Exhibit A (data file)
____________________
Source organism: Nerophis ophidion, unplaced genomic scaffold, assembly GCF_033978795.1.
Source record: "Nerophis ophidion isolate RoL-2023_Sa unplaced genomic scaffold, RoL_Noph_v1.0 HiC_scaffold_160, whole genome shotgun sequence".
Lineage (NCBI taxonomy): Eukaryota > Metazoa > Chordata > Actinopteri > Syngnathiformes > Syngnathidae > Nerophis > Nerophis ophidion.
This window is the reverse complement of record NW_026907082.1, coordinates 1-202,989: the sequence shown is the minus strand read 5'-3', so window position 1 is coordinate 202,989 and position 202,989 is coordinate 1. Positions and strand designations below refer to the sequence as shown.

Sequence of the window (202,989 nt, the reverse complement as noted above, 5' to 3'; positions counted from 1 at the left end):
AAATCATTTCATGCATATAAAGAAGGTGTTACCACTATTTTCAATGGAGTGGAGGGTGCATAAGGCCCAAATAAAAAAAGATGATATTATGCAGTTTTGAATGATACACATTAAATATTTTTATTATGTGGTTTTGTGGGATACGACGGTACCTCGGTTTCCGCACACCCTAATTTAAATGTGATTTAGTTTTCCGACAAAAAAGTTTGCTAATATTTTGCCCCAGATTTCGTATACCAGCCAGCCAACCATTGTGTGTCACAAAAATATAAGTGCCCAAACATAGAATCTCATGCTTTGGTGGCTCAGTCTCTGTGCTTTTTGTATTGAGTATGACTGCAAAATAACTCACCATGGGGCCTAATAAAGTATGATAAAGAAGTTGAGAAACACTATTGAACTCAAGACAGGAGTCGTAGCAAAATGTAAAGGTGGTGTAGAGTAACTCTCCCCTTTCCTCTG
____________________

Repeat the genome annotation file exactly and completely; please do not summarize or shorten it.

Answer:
Source organism: Nerophis ophidion, unplaced genomic scaffold, assembly GCF_033978795.1.
Source record: "Nerophis ophidion isolate RoL-2023_Sa unplaced genomic scaffold, RoL_Noph_v1.0 HiC_scaffold_160, whole genome shotgun sequence".
Lineage (NCBI taxonomy): Eukaryota > Metazoa > Chordata > Actinopteri > Syngnathiformes > Syngnathidae > Nerophis > Nerophis ophidion.
This window is the reverse complement of record NW_026907082.1, coordinates 1-202,989: the sequence shown is the minus strand read 5'-3', so window position 1 is coordinate 202,989 and position 202,989 is coordinate 1. Positions and strand designations below refer to the sequence as shown.

Sequence of the window (202,989 nt, the reverse complement as noted above, 5' to 3'; positions counted from 1 at the left end):
AAATCATTTCATGCATATAAAGAAGGTGTTACCACTATTTTCAATGGAGTGGAGGGTGCATAAGGCCCAAATAAAAAAAGATGATATTATGCAGTTTTGAATGATACACATTAAATATTTTTATTATGTGGTTTTGTGGGATACGACGGTACCTCGGTTTCCGCACACCCTAATTTAAATGTGATTTAGTTTTCCGACAAAAAAGTTTGCTAATATTTTGCCCCAGATTTCGTATACCAGCCAGCCAACCATTGTGTGTCACAAAAATATAAGTGCCCAAACATAGAATCTCATGCTTTGGTGGCTCAGTCTCTGTGCTTTTTGTATTGAGTATGACTGCAAAATAACTCACCATGGGGCCTAATAAAGTATGATAAAGAAGTTGAGAAACACTATTGAACTCAAGACAGGAGTCGTAGCAAAATGTAAAGGTGGTGTAGAGTAACTCTCCCCTTTCCTCTG